The mini budget was ill-timed and ill-advised  | Burnley Council leader Afrasiab Anwar column

The chancellor's mini budget was announced last week. What was meant to be a solution to the cost-of-living crisis to help everyone, especially the most vulnerable, has turned out to be a budget to line the pockets of the wealthiest.
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The cap on bankers’ bonuses was lifted, a planned corporation tax rise was scrapped, the top 45% tax rate that had applied to people earning over £150,000 a year was abolished and the stamp duty thresholds were raised so that the minority of people wealthy enough to still be able to buy a home paid less in tax.

Even the basic rate of tax, lowered to 19% will mostly benefit people earning £50K a year. It will do nothing to help those on low wages who pay no income tax and will struggle the most. Ultimately, most hardworking residents in Burnley will be worse off or see no benefit at all.

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The mini budget has raised fears that the cost of imports of food, clothes, and other essentials that make up a much higher proportion of the spending of households on lower incomes will increase. All the tax cuts are unfunded, requiring the government to increase borrowing which makes interest rate rises more likely thus increasing the costs of mortgages.

Burnley Council leader Afrasiab AnwarBurnley Council leader Afrasiab Anwar
Burnley Council leader Afrasiab Anwar

To reduce borrowing, cuts to public services are inevitable. Added to that, it is the taxpayer and future generations who will end up footing the bill.

Almost all the measures announced on Friday were to benefit the richest, increasing inequalities by making already poorer families poorer still. It appears the government has given up on its promise of Levelling Up and replaced it with a policy of Trickling Down economics.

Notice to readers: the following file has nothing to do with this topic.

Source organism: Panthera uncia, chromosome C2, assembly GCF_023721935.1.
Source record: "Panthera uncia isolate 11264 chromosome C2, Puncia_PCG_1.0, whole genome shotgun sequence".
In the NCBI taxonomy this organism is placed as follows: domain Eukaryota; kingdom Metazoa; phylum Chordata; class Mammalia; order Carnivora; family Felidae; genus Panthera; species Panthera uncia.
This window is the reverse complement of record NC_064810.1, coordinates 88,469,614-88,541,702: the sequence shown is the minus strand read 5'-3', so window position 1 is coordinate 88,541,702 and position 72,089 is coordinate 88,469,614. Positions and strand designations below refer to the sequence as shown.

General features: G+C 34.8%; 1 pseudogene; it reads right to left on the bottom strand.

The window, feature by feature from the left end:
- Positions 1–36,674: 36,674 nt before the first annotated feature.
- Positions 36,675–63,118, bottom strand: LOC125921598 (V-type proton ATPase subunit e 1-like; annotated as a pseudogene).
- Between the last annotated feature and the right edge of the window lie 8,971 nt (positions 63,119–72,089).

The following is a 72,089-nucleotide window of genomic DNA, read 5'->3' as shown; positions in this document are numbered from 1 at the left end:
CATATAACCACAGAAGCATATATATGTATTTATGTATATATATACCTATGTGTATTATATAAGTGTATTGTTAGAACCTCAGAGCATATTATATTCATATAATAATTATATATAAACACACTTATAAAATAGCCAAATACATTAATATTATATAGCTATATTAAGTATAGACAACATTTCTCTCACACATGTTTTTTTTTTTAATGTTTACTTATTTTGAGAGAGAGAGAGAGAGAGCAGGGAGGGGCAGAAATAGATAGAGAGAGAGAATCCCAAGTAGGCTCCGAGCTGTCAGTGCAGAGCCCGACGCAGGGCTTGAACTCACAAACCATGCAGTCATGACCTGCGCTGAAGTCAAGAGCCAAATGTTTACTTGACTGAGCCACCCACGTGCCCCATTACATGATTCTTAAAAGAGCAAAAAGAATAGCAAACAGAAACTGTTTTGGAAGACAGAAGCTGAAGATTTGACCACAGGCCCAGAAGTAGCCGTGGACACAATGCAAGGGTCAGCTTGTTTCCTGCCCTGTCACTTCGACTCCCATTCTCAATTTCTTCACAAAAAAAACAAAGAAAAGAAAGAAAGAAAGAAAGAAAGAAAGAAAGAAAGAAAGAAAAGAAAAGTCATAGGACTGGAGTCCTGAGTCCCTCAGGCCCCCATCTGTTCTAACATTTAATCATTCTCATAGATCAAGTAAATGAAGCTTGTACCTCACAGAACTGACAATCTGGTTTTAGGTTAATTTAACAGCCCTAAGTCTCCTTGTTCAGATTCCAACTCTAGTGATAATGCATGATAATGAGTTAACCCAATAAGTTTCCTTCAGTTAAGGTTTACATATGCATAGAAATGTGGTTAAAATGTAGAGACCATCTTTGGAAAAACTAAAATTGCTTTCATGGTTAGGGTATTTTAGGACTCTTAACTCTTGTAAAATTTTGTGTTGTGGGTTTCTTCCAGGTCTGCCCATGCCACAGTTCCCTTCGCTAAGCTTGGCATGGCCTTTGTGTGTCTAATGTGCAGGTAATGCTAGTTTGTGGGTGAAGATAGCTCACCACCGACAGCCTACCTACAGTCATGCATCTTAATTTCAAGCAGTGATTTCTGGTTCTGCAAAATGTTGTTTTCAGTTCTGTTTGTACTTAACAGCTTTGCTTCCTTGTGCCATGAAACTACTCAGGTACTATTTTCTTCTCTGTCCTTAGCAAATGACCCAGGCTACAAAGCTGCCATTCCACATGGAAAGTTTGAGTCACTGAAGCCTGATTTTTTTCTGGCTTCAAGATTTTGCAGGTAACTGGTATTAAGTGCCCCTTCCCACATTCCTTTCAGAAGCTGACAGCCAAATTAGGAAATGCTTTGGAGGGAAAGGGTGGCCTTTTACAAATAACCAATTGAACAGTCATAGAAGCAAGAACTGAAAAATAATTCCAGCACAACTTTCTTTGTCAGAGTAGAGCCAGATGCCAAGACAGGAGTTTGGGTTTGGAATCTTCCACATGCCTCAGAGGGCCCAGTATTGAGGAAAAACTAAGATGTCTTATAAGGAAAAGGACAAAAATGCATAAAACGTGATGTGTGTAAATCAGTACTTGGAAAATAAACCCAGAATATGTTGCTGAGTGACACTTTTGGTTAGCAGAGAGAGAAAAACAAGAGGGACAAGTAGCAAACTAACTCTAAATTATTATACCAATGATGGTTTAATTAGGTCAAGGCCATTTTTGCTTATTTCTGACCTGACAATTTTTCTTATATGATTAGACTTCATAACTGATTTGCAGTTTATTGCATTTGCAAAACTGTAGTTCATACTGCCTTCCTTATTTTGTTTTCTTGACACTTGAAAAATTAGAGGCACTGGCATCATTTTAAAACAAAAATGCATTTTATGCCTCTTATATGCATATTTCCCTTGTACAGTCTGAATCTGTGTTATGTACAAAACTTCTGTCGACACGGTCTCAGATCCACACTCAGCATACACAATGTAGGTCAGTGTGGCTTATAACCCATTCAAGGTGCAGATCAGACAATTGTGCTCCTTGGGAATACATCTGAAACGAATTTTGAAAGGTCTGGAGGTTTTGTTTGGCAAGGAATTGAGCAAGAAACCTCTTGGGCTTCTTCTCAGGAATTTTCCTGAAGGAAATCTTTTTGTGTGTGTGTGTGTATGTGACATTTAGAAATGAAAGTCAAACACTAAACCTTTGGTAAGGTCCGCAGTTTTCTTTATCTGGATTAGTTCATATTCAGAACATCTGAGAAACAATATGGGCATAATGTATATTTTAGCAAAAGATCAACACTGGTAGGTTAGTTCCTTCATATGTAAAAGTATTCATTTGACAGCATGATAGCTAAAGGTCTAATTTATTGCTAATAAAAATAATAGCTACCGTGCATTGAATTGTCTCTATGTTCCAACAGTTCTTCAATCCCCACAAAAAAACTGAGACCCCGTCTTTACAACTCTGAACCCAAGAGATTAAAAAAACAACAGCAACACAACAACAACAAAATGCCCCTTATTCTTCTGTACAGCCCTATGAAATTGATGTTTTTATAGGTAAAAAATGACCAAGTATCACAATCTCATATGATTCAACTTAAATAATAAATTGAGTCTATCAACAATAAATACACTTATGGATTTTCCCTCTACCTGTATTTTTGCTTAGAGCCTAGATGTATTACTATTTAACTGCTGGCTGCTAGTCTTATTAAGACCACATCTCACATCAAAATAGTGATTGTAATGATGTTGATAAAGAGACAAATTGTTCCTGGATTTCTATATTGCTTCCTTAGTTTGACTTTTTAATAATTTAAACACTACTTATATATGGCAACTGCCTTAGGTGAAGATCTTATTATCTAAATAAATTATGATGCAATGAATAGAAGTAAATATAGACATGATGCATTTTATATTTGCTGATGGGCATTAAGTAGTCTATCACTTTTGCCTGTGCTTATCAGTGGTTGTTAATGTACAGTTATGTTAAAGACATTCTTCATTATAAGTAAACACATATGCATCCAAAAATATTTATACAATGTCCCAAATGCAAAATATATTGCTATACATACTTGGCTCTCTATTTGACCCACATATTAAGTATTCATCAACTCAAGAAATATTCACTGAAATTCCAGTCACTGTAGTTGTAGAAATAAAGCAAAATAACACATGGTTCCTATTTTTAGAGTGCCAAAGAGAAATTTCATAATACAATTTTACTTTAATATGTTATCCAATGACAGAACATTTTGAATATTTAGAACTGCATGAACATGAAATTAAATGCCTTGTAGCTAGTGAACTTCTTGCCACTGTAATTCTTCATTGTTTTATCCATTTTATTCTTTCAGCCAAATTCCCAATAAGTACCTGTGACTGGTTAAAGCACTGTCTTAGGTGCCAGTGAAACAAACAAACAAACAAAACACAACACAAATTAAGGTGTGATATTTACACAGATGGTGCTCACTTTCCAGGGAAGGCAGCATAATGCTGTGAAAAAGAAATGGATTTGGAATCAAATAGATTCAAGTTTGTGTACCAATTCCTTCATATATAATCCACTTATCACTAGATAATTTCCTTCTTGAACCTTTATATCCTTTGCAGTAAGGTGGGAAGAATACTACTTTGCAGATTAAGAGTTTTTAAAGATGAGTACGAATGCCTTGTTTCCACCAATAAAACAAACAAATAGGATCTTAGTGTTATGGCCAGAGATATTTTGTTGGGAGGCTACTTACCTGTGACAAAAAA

What we have seen since the much-anticipated mini budget is a crisis of the government's own making as the situation spirals out of control. The announcements triggered chaos across financial markets, and the pound fell to a 37-year low, just three days later plunging to its lowest ever value against the dollar.

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The IMF took the extraordinary step to issue a statement saying it is monitoring the situation and 'does not recommend large and untargeted fiscal packages at this juncture'. The IMF has also raised concerns that the tax cuts which will disproportionately benefit high earners, will increase inequality, and has urged the chancellor to provide targeted support and reverse the tax measures.

The Bank of England has also had to intervene, to calm markets, fearing the drop in the value of the pound would wipe out our pension funds, which would have been disastrous. The whole thing has been ill-timed, fiscally irresponsible, and ill-advised.

People will be deeply concerned about the impact of this on their mortgage, pension, and the cost of living. This is a self-inflicted crisis because of the government's reckless actions.

Since the announcement, the prime minister is nowhere to be seen. Those that voted for her and cheered for Kwasi Kwarteng in the House of Commons when he made his statement have a lot to answer for.